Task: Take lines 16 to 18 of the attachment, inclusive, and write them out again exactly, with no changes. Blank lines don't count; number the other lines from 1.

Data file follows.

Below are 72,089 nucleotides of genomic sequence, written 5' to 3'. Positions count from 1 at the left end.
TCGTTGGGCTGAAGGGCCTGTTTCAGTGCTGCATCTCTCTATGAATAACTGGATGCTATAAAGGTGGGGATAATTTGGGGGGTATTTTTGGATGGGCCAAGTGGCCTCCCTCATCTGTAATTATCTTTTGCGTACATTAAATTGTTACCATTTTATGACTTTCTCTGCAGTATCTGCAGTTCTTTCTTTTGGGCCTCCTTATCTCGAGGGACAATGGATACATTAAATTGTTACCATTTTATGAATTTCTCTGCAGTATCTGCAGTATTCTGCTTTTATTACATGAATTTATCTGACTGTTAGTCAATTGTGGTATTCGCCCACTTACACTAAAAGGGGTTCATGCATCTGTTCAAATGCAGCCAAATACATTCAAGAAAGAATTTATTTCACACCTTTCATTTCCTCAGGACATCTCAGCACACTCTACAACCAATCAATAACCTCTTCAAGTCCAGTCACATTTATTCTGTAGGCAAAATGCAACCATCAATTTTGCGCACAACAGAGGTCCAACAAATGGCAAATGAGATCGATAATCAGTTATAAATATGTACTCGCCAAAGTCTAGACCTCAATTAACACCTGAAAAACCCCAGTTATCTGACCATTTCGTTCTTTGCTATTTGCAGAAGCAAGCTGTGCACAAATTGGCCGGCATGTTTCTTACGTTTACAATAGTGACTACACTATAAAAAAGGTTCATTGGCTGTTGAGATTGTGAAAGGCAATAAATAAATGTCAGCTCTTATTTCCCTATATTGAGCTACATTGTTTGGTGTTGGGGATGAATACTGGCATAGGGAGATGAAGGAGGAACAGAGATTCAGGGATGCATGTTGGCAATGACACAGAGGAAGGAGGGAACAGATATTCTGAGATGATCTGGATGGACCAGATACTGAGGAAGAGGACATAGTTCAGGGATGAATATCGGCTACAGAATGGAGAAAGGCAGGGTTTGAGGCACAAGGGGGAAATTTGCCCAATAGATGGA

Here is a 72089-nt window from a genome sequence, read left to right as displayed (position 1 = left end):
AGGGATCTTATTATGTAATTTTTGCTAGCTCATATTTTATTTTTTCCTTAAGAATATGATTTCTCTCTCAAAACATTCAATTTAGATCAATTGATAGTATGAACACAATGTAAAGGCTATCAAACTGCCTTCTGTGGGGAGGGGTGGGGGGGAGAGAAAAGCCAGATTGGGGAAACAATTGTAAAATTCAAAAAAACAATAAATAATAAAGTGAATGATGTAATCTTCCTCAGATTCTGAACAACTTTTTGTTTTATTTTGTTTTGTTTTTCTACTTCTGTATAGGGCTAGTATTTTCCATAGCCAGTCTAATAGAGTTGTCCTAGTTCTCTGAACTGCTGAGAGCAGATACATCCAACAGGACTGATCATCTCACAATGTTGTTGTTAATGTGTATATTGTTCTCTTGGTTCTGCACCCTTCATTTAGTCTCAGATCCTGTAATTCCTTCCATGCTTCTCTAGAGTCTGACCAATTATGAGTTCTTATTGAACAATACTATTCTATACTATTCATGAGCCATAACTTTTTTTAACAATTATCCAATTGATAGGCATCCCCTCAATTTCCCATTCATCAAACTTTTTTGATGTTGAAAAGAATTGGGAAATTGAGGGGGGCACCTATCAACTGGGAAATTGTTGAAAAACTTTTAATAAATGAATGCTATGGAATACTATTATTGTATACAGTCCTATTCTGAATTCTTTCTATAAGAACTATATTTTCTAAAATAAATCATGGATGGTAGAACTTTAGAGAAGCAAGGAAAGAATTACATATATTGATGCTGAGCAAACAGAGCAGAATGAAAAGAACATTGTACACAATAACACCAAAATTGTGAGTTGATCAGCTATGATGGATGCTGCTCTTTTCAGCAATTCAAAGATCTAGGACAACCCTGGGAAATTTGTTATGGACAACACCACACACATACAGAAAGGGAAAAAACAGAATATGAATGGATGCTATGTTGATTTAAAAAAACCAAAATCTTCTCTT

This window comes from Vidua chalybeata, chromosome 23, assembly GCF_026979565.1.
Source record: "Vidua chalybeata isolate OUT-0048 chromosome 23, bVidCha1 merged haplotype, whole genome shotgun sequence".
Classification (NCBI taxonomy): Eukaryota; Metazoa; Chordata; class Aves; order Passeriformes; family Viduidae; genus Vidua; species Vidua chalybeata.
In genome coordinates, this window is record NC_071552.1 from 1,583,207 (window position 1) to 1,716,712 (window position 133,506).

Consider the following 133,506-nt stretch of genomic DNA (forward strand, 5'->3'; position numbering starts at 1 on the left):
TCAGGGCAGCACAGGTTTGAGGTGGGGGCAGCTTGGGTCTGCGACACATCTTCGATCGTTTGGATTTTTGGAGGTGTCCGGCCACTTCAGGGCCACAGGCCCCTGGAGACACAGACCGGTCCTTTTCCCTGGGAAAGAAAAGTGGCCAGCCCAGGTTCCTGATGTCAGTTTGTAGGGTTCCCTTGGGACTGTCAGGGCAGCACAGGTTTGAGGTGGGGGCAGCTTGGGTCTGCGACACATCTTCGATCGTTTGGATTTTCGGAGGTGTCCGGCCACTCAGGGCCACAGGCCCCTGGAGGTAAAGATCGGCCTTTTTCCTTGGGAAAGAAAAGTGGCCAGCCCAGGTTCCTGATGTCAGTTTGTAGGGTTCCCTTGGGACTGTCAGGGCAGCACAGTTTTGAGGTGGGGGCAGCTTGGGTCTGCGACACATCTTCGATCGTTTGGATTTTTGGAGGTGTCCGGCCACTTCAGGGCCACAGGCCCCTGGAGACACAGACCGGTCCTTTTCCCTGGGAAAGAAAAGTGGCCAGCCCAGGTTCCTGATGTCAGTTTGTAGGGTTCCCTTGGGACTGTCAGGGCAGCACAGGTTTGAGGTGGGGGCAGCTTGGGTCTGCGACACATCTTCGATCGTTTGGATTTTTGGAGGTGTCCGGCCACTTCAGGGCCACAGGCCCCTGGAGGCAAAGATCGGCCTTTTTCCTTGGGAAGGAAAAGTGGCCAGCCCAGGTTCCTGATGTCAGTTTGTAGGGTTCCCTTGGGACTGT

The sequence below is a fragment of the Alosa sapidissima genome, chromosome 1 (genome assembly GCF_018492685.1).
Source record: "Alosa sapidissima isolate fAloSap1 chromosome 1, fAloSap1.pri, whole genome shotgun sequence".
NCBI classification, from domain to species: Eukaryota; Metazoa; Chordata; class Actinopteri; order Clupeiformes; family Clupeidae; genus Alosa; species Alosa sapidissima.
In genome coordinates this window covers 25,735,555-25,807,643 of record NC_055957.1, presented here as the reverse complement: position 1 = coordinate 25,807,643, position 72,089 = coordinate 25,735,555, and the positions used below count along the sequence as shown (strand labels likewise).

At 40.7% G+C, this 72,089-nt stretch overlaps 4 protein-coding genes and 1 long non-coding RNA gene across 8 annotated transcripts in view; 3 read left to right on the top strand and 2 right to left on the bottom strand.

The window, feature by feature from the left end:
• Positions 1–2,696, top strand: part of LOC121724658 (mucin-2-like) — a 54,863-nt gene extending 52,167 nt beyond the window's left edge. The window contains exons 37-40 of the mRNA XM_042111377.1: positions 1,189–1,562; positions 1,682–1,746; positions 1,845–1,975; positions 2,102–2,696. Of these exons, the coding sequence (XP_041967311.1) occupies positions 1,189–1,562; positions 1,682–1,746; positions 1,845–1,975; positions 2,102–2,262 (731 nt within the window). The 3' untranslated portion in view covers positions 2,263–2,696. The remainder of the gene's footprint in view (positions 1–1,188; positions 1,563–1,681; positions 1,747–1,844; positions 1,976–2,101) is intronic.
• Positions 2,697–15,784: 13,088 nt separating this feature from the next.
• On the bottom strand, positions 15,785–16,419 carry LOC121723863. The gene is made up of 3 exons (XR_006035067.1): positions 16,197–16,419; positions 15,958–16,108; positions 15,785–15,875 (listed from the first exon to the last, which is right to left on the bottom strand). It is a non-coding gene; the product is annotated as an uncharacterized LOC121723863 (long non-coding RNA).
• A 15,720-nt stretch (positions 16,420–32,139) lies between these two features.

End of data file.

The window, feature by feature from the left end:
• Positions 1–2,696, top strand: part of LOC121724658 (mucin-2-like) — a 54,863-nt gene extending 52,167 nt beyond the window's left edge. The window contains exons 37-40 of the mRNA XM_042111377.1: positions 1,189–1,562; positions 1,682–1,746; positions 1,845–1,975; positions 2,102–2,696. Of these exons, the coding sequence (XP_041967311.1) occupies positions 1,189–1,562; positions 1,682–1,746; positions 1,845–1,975; positions 2,102–2,262 (731 nt within the window). The 3' untranslated portion in view covers positions 2,263–2,696. The remainder of the gene's footprint in view (positions 1–1,188; positions 1,563–1,681; positions 1,747–1,844; positions 1,976–2,101) is intronic.
• Positions 2,697–15,784: 13,088 nt separating this feature from the next.